Recently, one of my answers was deleted from this question:

Why "meth-", "eth-", "prop-", when there is "uni-","di-","tri-"?

My best guess as to why is that it was considered a "duplicate" by the moderator. I'll agree that my answer was similar to that of another person, who referred to the prefixes of names of "organic substances."

My answer was more specific, insofar as it referred to counting carbon atoms, a term that the other person didn't use. That's a non-trivial additional point, at least to someone who has studied chemistry. I experienced a "light bulb" moment in my head when I looked up my own answer, after having read the other (and not benefited from it). Even if the content was similar, I believe that the greater clarity of my answer made it "distinct."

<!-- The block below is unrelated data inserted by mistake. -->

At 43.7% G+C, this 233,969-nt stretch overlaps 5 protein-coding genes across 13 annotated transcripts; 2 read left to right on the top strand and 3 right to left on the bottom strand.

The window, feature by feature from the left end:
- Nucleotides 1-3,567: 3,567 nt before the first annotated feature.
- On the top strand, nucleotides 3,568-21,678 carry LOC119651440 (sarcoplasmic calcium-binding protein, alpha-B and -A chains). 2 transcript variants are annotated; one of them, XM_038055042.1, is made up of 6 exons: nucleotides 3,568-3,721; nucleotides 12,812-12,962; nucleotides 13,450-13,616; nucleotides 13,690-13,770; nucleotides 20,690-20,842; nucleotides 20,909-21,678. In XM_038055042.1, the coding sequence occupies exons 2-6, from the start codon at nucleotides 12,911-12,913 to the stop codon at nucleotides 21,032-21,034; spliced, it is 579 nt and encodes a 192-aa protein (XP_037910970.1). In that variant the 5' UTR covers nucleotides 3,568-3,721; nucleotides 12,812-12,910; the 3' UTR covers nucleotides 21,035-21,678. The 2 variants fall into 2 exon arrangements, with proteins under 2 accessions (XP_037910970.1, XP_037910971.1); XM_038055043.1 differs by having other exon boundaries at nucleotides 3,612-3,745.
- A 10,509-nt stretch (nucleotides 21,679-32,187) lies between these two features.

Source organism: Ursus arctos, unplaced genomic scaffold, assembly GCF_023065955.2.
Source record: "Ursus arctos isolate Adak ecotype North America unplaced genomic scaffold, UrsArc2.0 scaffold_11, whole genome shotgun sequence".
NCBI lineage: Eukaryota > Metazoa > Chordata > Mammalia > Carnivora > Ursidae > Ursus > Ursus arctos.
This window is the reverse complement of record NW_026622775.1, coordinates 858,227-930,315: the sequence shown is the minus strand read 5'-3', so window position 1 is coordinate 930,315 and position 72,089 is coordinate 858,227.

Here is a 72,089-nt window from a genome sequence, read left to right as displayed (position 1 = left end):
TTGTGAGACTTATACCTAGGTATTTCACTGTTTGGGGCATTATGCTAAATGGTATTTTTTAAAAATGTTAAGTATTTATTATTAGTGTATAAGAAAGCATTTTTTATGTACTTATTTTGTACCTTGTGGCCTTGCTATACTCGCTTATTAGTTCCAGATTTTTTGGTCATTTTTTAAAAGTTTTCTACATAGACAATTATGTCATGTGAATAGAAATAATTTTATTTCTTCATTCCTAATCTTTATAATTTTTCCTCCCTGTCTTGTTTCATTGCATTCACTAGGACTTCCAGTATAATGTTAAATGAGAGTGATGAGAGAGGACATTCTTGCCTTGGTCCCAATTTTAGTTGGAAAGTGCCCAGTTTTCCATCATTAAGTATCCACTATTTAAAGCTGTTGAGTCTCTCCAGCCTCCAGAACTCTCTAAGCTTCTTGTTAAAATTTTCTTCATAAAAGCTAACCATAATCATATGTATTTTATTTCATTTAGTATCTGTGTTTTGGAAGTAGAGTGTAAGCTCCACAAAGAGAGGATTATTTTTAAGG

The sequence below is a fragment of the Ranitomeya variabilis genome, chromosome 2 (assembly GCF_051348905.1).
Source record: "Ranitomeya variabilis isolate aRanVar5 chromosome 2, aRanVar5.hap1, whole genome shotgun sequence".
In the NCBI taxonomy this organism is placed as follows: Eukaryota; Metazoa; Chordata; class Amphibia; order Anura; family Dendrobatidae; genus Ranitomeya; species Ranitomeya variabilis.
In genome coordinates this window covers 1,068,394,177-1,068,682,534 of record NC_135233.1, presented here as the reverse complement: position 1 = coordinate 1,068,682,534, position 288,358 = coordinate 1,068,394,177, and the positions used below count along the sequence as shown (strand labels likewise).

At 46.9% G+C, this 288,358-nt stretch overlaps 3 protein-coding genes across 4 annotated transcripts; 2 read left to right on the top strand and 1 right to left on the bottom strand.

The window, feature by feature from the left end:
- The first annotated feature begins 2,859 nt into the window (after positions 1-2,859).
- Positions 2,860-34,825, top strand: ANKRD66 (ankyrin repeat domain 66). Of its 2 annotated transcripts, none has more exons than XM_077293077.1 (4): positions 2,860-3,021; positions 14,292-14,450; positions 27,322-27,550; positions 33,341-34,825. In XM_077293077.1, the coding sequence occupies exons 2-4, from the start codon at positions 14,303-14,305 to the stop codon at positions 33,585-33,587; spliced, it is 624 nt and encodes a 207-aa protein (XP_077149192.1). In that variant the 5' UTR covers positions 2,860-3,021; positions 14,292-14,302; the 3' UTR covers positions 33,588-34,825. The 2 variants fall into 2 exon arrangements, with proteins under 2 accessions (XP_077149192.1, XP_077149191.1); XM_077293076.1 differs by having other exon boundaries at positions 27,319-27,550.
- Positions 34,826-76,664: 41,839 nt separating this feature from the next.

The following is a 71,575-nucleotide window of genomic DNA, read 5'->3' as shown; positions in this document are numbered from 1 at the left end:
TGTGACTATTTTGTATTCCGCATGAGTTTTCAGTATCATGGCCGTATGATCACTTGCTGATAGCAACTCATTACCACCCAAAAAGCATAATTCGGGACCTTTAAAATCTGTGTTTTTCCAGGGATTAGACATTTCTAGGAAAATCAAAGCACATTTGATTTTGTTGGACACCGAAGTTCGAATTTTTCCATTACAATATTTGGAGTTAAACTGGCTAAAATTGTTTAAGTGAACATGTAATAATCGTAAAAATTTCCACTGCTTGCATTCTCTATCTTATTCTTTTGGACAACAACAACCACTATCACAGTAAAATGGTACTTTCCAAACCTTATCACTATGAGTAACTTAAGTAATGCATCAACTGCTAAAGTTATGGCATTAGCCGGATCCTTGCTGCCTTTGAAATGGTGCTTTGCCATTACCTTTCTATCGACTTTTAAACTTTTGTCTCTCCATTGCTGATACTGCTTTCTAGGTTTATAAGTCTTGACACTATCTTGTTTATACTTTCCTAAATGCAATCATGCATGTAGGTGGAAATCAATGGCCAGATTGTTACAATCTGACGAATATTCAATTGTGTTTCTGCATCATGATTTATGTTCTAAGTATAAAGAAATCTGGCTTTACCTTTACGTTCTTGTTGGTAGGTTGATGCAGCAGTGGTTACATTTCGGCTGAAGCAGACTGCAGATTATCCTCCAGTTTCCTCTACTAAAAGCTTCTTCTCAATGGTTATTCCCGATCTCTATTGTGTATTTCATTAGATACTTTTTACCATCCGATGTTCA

Can an answer that makes an important additional point be considered a duplicate? Or was my answer deleted for some other reason?

2 Answers 2


The question is asking why the Greek numerical prefixes are used in naming these compounds instead of the Latin prefixes; i.e. the nature of the etymology of these names.

However, your answer addresses how one uses these prefixes, but it doesn't address how they originated. That's why your answer was deleted.

Generally, we don't delete answers that are duplicates of other answers unless the new answer has essentially been copy-pasted from the original.


Your answer doesn't explain the origin of those prefixes; therefore, it's not an answer to the question being asked. It is also wrong, because meth- doesn't mean "with a carbon atom."

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